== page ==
Rediscovered identity: Karuk man turned forced assimilation into mentoring mission

Jessica Skropanic Redding Record SearchlightPublished 10:00 AM EDT Aug 1, 2020The life of entrepreneur and Kar

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The life of entrepreneur and Karuk tribesman Robert Cabitto turned a few corners over the past decade.

His memoir, “The Fractured Life of 3743,” (his tribal roll number) hit bookstore shelves in 2011.He sold his company 9 Mile Communications and took a consultant job at Accenture in Folsom. And he created a mentoring program for people who feel disconnected from their roots while pondering ways to help boost the economy in McCloud where he grew up.

Cabitto’s current life is far from the one in which he grew up: One of foster homes and adoption into a family that denied him contact with his Native American roots. By age 20, he was caught up in an unhealthy lifestyle to help dull his emotional pain and loss of identity.  

"I chose friends who were on drugs. I chose keggers instead of the library,” he said.

The crisis that followed was the catharsis needed to inspire Cabitto to search for his Karuk identity, and help others do likewise.

Born in 1965 to a Native American and Irish family in Yreka, Cabitto felt closest to Karuk culture. He and his 11 siblings spent their early years visiting the reservation along the Klamath River in and around Happy Camp, Yreka and Fort Jones.

His home life was tumultuous, he said. His parents were drug addicts and alcoholics.

He was placed in foster care after his father beat his mother and threatened to kill Cabitto, 5. “My dad took me to the river's edge, poured gasoline on me and attempted to set me on fire." His teenage brother, Gary, ran at his father and knocked him into the river before he could do so.

After foster care, Cabitto was adopted into an Italian family in McCloud. They were devout Catholics whose beliefs “didn’t feel authentic” to him, he said. He refers to that period of confusion and loss as walking between two worlds.

“The intent in those days was to put Native American children in adoption with parents who would help facilitate the governmental assimilation program — a way to take the traditional Indian upbringing out of each child," he said. "I was so young, I didn't really understand what was going on. (But) it was strange being told that things like song, dance and drumming were all activities out of a book, not real events I experienced personally.”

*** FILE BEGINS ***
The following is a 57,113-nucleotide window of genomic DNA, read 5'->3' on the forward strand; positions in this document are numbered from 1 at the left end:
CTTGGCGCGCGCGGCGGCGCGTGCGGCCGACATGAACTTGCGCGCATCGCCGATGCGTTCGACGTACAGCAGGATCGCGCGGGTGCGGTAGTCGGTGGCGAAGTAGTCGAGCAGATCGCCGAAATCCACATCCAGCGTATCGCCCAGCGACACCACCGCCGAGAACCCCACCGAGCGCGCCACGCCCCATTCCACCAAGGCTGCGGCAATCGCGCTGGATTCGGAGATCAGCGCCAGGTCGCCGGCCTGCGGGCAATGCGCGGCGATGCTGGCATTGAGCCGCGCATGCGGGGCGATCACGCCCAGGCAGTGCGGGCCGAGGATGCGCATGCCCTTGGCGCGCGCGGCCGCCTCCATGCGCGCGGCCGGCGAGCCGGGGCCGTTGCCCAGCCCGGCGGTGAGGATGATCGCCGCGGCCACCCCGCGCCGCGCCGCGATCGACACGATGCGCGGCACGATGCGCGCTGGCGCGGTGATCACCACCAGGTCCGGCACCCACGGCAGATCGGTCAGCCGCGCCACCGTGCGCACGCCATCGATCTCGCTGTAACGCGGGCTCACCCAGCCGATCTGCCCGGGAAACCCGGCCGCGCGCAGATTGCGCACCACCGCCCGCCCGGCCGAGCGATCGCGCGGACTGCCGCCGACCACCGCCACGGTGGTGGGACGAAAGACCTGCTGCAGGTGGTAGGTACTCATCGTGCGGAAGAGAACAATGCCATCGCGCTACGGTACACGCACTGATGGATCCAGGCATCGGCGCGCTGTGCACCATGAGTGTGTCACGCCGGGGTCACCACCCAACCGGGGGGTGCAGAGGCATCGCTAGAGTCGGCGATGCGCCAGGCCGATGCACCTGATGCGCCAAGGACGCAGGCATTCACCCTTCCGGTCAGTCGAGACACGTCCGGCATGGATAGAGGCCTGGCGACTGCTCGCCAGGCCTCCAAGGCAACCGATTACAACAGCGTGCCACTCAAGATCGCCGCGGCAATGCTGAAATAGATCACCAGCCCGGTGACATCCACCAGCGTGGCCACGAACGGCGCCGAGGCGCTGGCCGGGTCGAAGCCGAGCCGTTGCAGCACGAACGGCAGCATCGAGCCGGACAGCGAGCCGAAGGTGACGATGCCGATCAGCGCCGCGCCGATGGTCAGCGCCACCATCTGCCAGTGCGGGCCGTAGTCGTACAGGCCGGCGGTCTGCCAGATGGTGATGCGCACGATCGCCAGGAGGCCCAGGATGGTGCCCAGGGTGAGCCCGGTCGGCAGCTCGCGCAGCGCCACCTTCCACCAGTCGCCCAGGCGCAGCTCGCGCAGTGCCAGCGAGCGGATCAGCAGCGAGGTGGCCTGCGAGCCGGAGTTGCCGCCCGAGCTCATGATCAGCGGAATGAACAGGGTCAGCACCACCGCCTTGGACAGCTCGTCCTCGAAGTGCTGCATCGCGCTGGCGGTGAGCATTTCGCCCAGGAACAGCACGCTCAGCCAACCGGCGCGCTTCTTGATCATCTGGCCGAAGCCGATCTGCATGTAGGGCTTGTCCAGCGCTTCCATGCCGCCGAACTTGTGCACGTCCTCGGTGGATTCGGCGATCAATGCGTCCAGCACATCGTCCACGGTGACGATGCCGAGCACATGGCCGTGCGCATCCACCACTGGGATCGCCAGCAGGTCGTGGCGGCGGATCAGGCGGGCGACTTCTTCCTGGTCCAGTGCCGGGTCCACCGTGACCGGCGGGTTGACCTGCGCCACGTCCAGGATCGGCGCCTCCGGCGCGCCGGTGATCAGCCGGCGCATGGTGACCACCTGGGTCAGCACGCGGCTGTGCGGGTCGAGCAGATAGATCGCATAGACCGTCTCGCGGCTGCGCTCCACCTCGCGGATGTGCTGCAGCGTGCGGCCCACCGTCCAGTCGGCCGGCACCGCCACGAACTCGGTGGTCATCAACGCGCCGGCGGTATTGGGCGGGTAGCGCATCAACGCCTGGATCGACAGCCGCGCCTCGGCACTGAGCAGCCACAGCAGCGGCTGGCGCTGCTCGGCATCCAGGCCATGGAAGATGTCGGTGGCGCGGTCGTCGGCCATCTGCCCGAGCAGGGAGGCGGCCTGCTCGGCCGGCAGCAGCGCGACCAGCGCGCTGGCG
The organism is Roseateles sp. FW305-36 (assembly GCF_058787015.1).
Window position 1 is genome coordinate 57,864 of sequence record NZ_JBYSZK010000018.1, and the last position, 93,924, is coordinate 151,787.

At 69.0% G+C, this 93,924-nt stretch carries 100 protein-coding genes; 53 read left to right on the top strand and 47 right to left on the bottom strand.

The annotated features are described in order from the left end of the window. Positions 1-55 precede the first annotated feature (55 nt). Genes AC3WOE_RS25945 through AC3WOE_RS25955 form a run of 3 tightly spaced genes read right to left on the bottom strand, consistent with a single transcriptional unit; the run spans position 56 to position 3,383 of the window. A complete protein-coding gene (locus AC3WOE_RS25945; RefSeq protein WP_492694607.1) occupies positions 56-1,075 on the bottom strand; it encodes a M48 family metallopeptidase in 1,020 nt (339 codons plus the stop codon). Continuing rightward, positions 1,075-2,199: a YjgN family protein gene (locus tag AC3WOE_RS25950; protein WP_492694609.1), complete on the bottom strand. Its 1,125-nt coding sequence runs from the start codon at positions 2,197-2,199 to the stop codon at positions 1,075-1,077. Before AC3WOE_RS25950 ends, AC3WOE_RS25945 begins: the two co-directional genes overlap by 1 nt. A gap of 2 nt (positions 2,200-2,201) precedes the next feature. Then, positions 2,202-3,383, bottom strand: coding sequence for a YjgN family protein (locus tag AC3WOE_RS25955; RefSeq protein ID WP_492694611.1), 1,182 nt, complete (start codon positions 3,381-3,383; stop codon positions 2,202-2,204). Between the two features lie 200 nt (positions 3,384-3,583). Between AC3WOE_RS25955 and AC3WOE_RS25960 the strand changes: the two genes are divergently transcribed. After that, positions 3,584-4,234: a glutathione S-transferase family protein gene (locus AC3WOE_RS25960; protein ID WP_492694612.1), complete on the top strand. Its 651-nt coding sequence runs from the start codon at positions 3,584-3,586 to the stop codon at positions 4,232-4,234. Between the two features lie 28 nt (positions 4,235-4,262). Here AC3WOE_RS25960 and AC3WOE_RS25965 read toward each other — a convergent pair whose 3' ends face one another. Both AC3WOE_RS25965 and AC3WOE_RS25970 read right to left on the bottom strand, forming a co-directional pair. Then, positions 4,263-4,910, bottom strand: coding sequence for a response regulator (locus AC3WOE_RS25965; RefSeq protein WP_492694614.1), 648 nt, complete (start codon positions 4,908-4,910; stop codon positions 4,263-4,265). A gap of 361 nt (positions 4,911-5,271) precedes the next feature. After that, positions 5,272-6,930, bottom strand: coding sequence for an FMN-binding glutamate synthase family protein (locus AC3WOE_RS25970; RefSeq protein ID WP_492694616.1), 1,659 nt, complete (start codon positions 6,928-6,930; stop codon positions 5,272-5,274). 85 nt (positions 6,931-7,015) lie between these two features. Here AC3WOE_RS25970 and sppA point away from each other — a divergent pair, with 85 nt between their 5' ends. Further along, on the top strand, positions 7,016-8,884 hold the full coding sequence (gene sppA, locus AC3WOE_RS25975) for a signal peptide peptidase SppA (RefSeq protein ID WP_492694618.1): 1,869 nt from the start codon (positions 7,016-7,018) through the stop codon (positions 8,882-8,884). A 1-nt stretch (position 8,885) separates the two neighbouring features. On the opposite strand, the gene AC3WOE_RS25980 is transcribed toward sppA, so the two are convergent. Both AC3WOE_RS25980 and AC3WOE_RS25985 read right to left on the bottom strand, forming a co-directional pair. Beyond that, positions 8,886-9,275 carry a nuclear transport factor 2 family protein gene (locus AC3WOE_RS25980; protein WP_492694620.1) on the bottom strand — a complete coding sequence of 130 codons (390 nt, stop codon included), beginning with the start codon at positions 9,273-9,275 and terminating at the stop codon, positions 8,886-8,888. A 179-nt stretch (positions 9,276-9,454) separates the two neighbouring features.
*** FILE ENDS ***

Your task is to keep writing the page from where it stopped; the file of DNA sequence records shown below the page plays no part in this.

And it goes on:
Cabitto’s life changed again when he was 9. His adopted father had a heatstroke.  Cabitto was handed off and circulated among family members while his adopted mother was a caregiver.

Feeling disconnected from a secure life again, Cabitto threw himself into school sports where he found community with his peers. It looked like he would have a promising career in professional baseball, but at age 18, injuries from a car accident benched him, he said. His youth became a series of medical appointments and dealing with his mother’s depression. 

His life hit its nadir when he was in his 20s, he said. He spent years “exploring the world, drinking and drugging." He couldn't keep a job and his relationships were unstable. Most important, Cabitto said he didn't have a purpose-driven life or a spiritual path that worked for him.

That changed when Cabitto, then 28, was invited to a Native American ceremony in Tucson, Arizona. The experience inspired a search for his Native American identity.

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He sought out other indigenous people willing to help him find what he called "his authentic self," he said. “I sun danced with the Lakota, was a spiritual guide at an Ojibwe jingle dance, sweated with the Navajo and vision quested with the Zuni. These experiences forever changed me, connected me to the source and provided me peace and comfort in difficult times.”

His favorite North State spots also gave Cabitto solace, he said. They still do. He visits Redding often and refers to Whiskeytown as his “golden pond,” referring to its color when the sun sets.

Now 54, he mentors others through workshops, retreats and one-on-one sessions, seeking to help people reconnect and redirect their lives.

Also an entrepreneur, Cabitto's future plans include building a technical school in McCloud. It would include machine shops and an apprenticeship program connected to a car, boat and motorcycle restoration business. 

“McCloud is a beautiful town that got lost in the changing job market,” Cabitto said. “We can bring an industry and technology to it (using) resources that are already readily available.”

For more information on Cabitto’s projects, go to

Jessica Skropanic is features reporter for the Record Searchlight/USA Today Network. She covers lifestyle and entertainment stories, and weekly arts feature d.a.t.e.  Follow her on Twitter @RS_JSkropanic and on Facebook. Join Jessica in the Get Out! Nor Cal recreation Facebook group. To support and sustain this work, please subscribe today. Thank you.
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